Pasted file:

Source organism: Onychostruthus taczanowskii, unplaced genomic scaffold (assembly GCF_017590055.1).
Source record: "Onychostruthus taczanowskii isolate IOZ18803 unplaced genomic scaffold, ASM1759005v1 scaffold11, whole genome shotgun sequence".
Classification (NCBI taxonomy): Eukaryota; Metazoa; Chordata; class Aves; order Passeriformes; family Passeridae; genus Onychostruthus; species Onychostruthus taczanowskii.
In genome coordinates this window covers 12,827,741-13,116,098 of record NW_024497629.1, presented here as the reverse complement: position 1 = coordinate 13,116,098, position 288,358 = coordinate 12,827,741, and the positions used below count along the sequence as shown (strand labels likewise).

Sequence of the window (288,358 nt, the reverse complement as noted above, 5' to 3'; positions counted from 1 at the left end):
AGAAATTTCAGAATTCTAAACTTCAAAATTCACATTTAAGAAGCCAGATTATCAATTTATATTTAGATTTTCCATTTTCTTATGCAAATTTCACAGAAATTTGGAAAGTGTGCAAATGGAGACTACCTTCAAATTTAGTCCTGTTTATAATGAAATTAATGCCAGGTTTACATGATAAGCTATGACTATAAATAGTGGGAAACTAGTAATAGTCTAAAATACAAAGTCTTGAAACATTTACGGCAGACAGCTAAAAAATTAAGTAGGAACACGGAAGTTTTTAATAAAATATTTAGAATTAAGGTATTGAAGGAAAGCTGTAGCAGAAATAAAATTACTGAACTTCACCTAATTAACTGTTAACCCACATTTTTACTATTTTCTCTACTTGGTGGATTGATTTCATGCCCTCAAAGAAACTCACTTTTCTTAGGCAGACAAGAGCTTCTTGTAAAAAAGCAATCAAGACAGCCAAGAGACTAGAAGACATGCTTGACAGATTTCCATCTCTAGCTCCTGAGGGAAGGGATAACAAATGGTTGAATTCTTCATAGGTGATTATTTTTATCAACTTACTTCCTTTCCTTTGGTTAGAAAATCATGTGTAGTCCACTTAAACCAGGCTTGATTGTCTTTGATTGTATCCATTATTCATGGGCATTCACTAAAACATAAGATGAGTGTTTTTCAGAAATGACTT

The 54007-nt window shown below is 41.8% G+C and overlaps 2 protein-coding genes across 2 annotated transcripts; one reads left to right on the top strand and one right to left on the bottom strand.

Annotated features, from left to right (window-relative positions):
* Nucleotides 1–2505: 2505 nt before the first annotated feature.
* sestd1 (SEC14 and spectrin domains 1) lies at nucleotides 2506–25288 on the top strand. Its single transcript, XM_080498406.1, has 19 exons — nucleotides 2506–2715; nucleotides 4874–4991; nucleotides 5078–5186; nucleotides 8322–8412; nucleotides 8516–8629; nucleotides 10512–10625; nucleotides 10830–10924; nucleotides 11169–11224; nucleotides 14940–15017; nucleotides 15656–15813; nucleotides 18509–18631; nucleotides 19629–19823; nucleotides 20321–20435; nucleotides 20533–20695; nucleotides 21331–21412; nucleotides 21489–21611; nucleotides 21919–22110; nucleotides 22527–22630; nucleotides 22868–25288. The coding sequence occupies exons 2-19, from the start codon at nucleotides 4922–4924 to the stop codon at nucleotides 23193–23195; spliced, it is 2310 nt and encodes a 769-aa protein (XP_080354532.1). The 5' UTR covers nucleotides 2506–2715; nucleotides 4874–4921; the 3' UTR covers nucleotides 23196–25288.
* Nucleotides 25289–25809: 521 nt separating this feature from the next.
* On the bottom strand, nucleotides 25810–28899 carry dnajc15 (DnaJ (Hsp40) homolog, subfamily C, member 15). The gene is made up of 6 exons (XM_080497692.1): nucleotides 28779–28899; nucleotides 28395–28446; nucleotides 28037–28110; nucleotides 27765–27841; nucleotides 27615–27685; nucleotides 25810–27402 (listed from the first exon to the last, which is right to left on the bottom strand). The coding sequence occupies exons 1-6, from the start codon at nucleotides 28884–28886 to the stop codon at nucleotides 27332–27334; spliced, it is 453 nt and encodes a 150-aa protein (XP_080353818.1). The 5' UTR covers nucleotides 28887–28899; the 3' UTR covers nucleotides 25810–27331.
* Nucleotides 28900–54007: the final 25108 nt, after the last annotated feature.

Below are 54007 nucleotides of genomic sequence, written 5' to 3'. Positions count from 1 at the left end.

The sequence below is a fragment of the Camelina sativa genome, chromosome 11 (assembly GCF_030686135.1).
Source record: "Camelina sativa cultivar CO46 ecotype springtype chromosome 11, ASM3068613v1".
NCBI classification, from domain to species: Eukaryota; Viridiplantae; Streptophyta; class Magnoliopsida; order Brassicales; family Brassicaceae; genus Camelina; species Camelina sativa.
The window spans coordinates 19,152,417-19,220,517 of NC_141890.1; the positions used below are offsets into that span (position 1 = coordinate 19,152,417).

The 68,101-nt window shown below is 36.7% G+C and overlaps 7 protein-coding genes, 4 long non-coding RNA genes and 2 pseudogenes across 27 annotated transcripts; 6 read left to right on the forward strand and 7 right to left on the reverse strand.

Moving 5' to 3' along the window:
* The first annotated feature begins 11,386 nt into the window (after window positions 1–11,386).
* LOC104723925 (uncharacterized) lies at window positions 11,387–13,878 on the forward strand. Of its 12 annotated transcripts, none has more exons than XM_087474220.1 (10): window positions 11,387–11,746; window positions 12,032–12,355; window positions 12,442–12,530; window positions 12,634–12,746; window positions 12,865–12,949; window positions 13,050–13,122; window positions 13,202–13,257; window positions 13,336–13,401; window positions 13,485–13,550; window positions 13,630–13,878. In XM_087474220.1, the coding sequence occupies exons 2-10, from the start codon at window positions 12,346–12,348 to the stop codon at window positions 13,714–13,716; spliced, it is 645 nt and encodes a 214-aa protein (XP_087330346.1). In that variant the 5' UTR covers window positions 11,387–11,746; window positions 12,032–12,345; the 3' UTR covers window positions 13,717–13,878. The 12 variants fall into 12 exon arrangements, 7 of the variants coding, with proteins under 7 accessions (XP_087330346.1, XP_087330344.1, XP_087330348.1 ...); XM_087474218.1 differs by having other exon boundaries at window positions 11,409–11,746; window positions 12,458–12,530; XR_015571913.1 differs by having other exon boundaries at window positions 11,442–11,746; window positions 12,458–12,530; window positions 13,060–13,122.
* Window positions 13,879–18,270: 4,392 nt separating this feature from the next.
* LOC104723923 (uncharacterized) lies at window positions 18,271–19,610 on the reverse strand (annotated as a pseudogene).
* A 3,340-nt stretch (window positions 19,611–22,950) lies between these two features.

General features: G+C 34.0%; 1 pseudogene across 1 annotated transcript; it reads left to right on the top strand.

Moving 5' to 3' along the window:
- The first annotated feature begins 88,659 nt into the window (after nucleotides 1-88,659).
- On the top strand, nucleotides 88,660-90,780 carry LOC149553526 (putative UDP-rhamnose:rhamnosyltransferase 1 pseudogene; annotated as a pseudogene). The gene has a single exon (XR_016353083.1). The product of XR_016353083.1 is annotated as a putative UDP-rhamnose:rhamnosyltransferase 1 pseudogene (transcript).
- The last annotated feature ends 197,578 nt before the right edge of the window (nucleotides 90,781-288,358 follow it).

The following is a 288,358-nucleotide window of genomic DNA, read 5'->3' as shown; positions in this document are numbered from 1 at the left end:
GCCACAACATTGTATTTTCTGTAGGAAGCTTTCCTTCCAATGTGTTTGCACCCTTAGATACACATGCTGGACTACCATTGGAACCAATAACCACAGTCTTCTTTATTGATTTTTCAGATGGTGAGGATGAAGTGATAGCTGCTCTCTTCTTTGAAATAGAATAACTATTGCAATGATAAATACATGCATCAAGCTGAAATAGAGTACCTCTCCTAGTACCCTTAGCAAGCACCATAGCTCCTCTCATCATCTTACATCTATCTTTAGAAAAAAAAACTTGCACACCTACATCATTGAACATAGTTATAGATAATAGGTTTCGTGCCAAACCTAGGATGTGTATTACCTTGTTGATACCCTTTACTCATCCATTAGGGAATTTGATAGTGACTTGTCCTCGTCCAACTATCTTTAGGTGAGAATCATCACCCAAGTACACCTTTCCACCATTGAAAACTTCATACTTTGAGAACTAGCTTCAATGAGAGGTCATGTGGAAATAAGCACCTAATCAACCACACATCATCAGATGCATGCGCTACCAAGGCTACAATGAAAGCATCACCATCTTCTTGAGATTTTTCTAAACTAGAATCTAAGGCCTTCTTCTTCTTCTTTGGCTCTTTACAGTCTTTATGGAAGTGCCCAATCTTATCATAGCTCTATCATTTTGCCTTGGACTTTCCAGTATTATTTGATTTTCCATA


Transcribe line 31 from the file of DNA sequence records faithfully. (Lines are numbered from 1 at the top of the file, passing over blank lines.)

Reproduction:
The following is a 288,358-nucleotide window of genomic DNA, read 5'->3' as shown; positions in this document are numbered from 1 at the left end: